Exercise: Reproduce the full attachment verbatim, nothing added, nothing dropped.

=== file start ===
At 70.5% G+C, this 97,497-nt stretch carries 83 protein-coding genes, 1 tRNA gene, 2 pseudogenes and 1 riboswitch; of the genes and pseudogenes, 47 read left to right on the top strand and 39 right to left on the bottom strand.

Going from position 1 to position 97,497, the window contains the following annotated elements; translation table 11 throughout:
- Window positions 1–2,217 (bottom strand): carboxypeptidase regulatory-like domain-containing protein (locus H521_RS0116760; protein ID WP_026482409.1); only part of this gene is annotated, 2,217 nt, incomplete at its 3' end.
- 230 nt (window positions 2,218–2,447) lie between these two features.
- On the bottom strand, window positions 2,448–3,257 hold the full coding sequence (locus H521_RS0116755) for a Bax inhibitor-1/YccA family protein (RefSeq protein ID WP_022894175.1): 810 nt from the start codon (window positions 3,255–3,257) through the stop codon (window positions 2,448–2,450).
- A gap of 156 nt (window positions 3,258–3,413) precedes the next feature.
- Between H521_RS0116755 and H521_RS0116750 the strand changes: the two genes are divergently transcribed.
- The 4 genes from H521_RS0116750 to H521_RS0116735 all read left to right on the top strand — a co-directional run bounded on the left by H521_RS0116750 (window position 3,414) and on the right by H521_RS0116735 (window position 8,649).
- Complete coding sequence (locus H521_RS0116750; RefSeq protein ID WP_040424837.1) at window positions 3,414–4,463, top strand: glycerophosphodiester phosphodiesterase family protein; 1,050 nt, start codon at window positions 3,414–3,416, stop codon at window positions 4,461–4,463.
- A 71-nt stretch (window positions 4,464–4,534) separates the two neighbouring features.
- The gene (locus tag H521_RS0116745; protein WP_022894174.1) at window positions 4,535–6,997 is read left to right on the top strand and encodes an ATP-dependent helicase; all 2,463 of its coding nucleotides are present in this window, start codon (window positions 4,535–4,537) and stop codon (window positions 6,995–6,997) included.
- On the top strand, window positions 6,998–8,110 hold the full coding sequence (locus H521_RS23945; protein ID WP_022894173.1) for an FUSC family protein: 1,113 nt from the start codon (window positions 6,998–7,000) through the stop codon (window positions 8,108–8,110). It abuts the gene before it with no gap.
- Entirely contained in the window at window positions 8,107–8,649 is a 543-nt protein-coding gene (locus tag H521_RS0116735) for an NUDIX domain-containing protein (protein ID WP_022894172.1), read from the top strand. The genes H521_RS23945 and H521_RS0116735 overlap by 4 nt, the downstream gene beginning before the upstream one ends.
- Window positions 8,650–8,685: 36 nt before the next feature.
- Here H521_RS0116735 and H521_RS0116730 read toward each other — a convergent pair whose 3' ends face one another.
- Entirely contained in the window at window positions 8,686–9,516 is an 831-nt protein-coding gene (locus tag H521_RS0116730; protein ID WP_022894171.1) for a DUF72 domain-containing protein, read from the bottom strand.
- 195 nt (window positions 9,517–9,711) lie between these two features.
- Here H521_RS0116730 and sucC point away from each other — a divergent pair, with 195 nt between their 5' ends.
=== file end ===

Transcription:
At 70.5% G+C, this 97,497-nt stretch carries 83 protein-coding genes, 1 tRNA gene, 2 pseudogenes and 1 riboswitch; of the genes and pseudogenes, 47 read left to right on the top strand and 39 right to left on the bottom strand.

Going from position 1 to position 97,497, the window contains the following annotated elements; translation table 11 throughout:
- Window positions 1–2,217 (bottom strand): carboxypeptidase regulatory-like domain-containing protein (locus H521_RS0116760; protein ID WP_026482409.1); only part of this gene is annotated, 2,217 nt, incomplete at its 3' end.
- 230 nt (window positions 2,218–2,447) lie between these two features.
- On the bottom strand, window positions 2,448–3,257 hold the full coding sequence (locus H521_RS0116755) for a Bax inhibitor-1/YccA family protein (RefSeq protein ID WP_022894175.1): 810 nt from the start codon (window positions 3,255–3,257) through the stop codon (window positions 2,448–2,450).
- A gap of 156 nt (window positions 3,258–3,413) precedes the next feature.
- Between H521_RS0116755 and H521_RS0116750 the strand changes: the two genes are divergently transcribed.
- The 4 genes from H521_RS0116750 to H521_RS0116735 all read left to right on the top strand — a co-directional run bounded on the left by H521_RS0116750 (window position 3,414) and on the right by H521_RS0116735 (window position 8,649).
- Complete coding sequence (locus H521_RS0116750; RefSeq protein ID WP_040424837.1) at window positions 3,414–4,463, top strand: glycerophosphodiester phosphodiesterase family protein; 1,050 nt, start codon at window positions 3,414–3,416, stop codon at window positions 4,461–4,463.
- A 71-nt stretch (window positions 4,464–4,534) separates the two neighbouring features.
- The gene (locus tag H521_RS0116745; protein WP_022894174.1) at window positions 4,535–6,997 is read left to right on the top strand and encodes an ATP-dependent helicase; all 2,463 of its coding nucleotides are present in this window, start codon (window positions 4,535–4,537) and stop codon (window positions 6,995–6,997) included.
- On the top strand, window positions 6,998–8,110 hold the full coding sequence (locus H521_RS23945; protein ID WP_022894173.1) for an FUSC family protein: 1,113 nt from the start codon (window positions 6,998–7,000) through the stop codon (window positions 8,108–8,110). It abuts the gene before it with no gap.
- Entirely contained in the window at window positions 8,107–8,649 is a 543-nt protein-coding gene (locus tag H521_RS0116735) for an NUDIX domain-containing protein (protein ID WP_022894172.1), read from the top strand. The genes H521_RS23945 and H521_RS0116735 overlap by 4 nt, the downstream gene beginning before the upstream one ends.
- Window positions 8,650–8,685: 36 nt before the next feature.
- Here H521_RS0116735 and H521_RS0116730 read toward each other — a convergent pair whose 3' ends face one another.
- Entirely contained in the window at window positions 8,686–9,516 is an 831-nt protein-coding gene (locus tag H521_RS0116730; protein ID WP_022894171.1) for a DUF72 domain-containing protein, read from the bottom strand.
- 195 nt (window positions 9,517–9,711) lie between these two features.
- Here H521_RS0116730 and sucC point away from each other — a divergent pair, with 195 nt between their 5' ends.